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Slama, GOP leaders launch voter ID petition drive in Nebraska

Slama, GOP leaders launch voter ID petition drive in Nebraska

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The Justice Department said Friday it is suing Georgia over the state's new voting laws, claiming they violate the Voting Rights Act.

Voters may have the chance to decide for themselves whether they want to see heightened identification requirements to participate in Nebraska elections.

Citizens for Voter ID, a Republican-led group, said Wednesday that it filed a petition seeking to place a constitutional amendment on the 2022 ballot. The amendment would implement voter ID in Nebraska, though a copy of the petition was not immediately available Wednesday.

The Nebraska Secretary of State’s Office acknowledged that an initiative petition was filed Wednesday but said it remains confidential for five days following receipt by the sponsor, in this case Citizens for Voter ID.

Backers say the measure — long sought by Republicans in the state — would ensure confidence in elections. Opponents, on the other hand, argue voter ID is a veiled effort to restrict voting.

The amendment effort comes amid a wave of election laws, in mostly Republican-led states, following the contentious 2020 election. Former President Donald Trump continues to claim, without evidence, that he was the victim of “voter fraud” and that he, not President Joe Biden, won the election.

Despite the lack of evidence supporting electoral maleficence, Republican officials have introduced various election-related laws that they say are intended to maintain free and fair elections.

State Sen. Julie Slama of Sterling introduced a resolution this past session that would have placed a voter ID amendment before voters, but the resolution failed to make it out of the divided Government, Military and Veterans Affairs Committee in the Nebraska Legislature.

Sen. Julie Slama mug

State Sen. Julie Slama

Slama, who also introduced a bill that would have changed how Nebraska awards its Electoral College votes, is a member of the Citizens for Voter ID group. Nebraska Republican Party National Committeewoman Lydia Brasch, a former state senator from West Point, and Nancy McCabe of Omaha, former chairwoman of the Douglas County Republican Party, also are involved with the group.

“What’s clear to me, after working on this issue as a state lawmaker, is that Nebraskans want voter ID, and special interests do not,” Slama said in a press release. “The special interests may have influence in the Capitol, but the voters and Nebraska’s Second House will have the last word. “

Jane Kleeb, chair of the Nebraska Democratic Party, accused the Republican-led group of attempting to suppress the vote with a measure addressing a nonexistent problem.

“We do not have voter fraud in Nebraska,” Kleeb wrote on Twitter Wednesday. “This is a waste of time and money. We should be expanding vote by mail and voter registration efforts. Instead, Republicans want to restrict the vote.”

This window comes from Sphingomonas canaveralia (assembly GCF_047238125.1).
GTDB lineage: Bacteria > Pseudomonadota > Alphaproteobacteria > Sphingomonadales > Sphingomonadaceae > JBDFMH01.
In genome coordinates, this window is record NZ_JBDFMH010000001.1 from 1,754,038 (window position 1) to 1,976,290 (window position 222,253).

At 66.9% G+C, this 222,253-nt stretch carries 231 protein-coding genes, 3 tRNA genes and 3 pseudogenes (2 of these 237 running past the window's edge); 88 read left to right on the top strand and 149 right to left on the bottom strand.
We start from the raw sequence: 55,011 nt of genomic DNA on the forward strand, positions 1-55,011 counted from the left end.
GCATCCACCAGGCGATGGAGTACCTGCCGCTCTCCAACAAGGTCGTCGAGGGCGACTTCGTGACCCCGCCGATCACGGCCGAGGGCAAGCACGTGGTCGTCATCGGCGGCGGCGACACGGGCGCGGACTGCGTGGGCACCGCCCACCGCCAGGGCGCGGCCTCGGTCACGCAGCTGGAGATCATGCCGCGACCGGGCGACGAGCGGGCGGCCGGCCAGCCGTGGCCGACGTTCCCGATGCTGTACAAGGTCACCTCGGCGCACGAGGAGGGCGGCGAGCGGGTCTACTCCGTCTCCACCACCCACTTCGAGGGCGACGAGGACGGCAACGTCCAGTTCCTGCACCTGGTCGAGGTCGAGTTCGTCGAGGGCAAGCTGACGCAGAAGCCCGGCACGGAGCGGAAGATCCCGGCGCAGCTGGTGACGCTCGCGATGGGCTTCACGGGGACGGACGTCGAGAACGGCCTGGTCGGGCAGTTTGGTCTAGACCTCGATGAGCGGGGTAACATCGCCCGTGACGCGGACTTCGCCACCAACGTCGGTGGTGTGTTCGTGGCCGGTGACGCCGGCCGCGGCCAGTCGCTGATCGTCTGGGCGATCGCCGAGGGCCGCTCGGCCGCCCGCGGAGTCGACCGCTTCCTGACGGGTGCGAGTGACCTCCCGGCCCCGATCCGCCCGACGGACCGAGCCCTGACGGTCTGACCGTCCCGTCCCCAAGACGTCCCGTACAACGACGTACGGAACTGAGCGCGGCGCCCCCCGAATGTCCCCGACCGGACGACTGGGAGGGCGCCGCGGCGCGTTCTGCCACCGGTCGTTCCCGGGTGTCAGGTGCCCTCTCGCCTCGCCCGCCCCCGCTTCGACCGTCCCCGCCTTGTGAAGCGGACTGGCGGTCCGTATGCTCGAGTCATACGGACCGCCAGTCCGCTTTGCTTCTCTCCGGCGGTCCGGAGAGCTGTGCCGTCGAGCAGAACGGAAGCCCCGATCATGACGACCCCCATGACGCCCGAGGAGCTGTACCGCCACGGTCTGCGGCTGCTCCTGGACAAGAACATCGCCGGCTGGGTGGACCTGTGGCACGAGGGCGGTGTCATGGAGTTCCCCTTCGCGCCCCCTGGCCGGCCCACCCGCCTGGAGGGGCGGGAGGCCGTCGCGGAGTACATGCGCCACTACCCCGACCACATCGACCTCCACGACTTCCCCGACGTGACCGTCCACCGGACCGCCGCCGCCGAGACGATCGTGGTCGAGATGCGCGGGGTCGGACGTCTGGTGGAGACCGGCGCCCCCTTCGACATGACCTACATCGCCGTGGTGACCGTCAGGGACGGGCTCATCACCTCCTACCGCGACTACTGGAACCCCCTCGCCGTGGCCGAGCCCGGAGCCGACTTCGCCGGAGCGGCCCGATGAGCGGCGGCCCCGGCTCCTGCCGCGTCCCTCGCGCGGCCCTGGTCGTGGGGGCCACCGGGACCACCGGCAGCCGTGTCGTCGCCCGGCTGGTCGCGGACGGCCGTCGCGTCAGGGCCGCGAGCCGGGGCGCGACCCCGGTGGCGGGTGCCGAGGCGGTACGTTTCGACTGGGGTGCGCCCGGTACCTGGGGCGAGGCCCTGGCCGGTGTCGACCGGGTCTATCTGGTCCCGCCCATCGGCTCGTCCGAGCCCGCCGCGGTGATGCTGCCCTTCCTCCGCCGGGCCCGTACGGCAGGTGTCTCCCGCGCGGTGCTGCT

Civic Nebraska, a group that says it aims to promote statewide civic health, among other efforts, also condemned the voter ID effort Wednesday.

“The right for eligible Nebraskans to cast their ballots free from pointless obstacles must be protected at all costs,” John Cartier, Civic Nebraska’s director of voting rights, said in a statement. “The only thing we are certain these measures would do is make it harder for eligible Nebraskans — especially young, low-income, rural, Black and brown, and senior Nebraskans — to freely and fairly cast a ballot.”

Officials across the state, including Secretary of State Bob Evnen and Gov. Pete Ricketts, have touted the safety and security of Nebraska’s election system, including in the 2020 general election. However, both men also have backed initiatives such as Slama’s voter ID constitutional amendment during the recent legislative session.

Ricketts, through a spokesperson, expressed support for the petition effort.

“Gov. Ricketts has long been a supporter of voter ID, and he supports the ballot initiative,” spokesman Taylor Gage wrote in an email. “Nebraska should always be looking for ways to improve election integrity.”

Citizens for Voter ID said it intends to have petition circulators across the state in August.

Nebraska law requires valid signatures from 10% of registered voters in the state to place a constitutional amendment on the ballot. Additionally, signatures must be collected from 5% of registered voters in 38 of Nebraska’s 93 counties.

As of July 1, there were 1,242,704 registered voters in the state, according to the Secretary of State’s Office. That means Citizens for Voter ID would have to submit 124,271 signatures if the submission deadline occurred this month.

The tentative deadline for submitting signatures is July 7, 2022.

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